Innovative method for the cleaning of watersensitive artifacts: Synthesis and application of highly retentive chemical hydrogels

Research Area: Uncategorized Year: 2013
Type of Publication: Article
Journal: International Journal of Conservation Science Volume: 4
Number: SPL.ISS. Pages: 715-722
cited By (since 1996)0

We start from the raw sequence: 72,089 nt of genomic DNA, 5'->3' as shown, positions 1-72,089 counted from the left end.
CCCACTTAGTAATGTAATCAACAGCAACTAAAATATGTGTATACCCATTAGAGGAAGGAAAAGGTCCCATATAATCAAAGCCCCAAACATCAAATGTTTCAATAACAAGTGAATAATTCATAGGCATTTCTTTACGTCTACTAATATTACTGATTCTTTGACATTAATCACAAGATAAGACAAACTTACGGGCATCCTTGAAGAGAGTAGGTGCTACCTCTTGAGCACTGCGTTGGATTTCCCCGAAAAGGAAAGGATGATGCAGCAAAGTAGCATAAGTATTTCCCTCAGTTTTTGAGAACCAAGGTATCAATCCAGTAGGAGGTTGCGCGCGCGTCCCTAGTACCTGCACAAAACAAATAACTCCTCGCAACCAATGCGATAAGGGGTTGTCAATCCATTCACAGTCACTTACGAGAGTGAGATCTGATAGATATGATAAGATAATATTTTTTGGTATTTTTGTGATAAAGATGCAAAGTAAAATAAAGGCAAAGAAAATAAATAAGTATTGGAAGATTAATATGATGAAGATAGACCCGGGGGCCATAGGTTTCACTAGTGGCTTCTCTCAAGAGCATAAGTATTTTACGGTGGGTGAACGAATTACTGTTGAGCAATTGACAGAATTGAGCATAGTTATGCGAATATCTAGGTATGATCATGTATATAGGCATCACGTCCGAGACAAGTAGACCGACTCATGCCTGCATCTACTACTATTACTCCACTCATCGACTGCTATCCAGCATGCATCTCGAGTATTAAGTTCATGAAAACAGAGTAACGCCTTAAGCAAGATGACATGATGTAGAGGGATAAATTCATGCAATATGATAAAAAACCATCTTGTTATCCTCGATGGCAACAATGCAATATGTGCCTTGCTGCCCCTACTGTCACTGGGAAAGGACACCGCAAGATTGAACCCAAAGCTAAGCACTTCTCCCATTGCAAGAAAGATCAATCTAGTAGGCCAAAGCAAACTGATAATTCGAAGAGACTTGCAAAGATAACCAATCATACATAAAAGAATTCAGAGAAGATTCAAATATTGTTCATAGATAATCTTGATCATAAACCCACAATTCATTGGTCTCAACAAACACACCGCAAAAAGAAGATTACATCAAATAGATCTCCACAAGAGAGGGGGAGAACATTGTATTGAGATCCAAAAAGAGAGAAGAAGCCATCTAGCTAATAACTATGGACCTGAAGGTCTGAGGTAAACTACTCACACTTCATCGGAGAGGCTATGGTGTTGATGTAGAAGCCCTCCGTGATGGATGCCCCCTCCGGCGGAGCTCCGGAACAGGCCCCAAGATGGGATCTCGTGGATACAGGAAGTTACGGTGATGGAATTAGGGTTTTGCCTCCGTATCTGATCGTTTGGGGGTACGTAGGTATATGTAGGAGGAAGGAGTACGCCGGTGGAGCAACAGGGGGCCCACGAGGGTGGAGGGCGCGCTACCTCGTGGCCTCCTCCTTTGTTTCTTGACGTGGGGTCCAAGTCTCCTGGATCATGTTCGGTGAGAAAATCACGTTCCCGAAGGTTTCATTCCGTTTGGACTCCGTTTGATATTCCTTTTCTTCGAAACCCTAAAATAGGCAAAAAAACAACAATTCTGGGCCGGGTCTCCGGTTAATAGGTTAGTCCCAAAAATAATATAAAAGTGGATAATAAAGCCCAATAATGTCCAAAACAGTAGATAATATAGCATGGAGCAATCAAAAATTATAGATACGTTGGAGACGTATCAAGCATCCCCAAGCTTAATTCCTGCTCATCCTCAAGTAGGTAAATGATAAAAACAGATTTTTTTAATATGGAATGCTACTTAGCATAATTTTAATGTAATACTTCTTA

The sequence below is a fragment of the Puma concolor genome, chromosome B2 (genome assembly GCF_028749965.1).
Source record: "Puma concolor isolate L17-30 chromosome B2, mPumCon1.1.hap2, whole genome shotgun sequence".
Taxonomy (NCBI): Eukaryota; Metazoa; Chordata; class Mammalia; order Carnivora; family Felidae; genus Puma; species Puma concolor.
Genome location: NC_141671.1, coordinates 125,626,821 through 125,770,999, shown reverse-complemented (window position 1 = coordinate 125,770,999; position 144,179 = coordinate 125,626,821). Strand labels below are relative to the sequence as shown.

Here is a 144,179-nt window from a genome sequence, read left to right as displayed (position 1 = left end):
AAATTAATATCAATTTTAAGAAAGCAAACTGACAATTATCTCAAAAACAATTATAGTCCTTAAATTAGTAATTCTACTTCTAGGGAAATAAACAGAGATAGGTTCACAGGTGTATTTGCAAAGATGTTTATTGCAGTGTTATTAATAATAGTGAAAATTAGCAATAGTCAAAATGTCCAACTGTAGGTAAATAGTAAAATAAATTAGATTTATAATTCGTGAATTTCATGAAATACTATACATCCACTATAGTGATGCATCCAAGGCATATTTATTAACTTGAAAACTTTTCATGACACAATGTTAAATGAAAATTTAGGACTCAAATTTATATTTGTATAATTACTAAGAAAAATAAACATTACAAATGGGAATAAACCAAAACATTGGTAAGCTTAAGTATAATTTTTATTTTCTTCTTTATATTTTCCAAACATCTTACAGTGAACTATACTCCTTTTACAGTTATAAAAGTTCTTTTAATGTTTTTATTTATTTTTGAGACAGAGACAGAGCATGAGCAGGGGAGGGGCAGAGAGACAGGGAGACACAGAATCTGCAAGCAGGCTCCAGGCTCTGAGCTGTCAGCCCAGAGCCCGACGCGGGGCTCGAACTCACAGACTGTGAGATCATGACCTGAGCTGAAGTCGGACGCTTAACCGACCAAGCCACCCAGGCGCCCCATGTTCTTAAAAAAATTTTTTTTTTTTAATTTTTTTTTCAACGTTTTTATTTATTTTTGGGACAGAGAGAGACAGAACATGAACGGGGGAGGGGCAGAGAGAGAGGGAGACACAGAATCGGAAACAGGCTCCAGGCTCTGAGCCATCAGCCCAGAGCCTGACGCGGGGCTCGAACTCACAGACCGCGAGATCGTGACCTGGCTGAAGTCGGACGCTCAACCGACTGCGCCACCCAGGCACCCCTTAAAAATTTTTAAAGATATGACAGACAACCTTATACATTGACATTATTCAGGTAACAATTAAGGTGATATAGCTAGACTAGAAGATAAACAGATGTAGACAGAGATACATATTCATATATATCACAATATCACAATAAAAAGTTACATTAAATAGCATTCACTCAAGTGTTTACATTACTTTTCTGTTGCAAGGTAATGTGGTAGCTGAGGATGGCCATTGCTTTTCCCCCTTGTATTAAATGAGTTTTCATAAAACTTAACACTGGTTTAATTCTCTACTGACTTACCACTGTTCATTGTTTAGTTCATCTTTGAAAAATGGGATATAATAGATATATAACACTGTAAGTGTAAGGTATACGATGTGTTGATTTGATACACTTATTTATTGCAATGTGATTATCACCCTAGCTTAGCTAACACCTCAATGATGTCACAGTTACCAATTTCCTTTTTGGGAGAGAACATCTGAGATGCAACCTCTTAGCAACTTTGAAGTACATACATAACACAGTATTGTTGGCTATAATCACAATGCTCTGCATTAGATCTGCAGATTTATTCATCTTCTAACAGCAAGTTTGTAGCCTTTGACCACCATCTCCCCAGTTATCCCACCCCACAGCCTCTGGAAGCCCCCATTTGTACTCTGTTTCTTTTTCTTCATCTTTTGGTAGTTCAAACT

Cleaning is one of the most important processes for the conservation of cultural heritage artifacts, but also one of the most delicate and potentially damaging to the original materials. Nowadays, aqueous cleaning is usually preferred to cleaning with organic solvents, because it is environmental friendly and less aggressive to artifact's materials. However, in some circumstances, such as cleaning paper documents, easel paintings and textiles, water-based systems can be invasive. The interaction of water with the hydrophilic support favors mechanical stresses between substrate and paint layers, which can eventually lead to paint detachment or paint leaching. Water-based detergent systems (such as micellar solutions and oil-in-water microemulsions) offer several advantages in terms of selectivity and gentle removal of hydrosoluble (e.g. grime) and hydrophobic (e.g. aged adhesive) materials. The confinement and controlled release of these water-based systems is achieved through the synthesis and application of chemical hydrogels specifically designed for cleaning watersensitive cultural heritage artifacts. These gels are based on semi-interpenetrating p(HEMA)/PVP networks. Semi-IPN hydrogels are prepared by embedding linear polyvinylpyrrolidone physically into a network of poly(2-hydroxyethyl methacrylate). Water retention and release properties were investigated. The micro-porosity was studied by Scanning Electron Microscopy. To demonstrate both efficiency and versatility of the selected hydrogels in confining the most appropriate water-based cleaning system a representative case study is presented.
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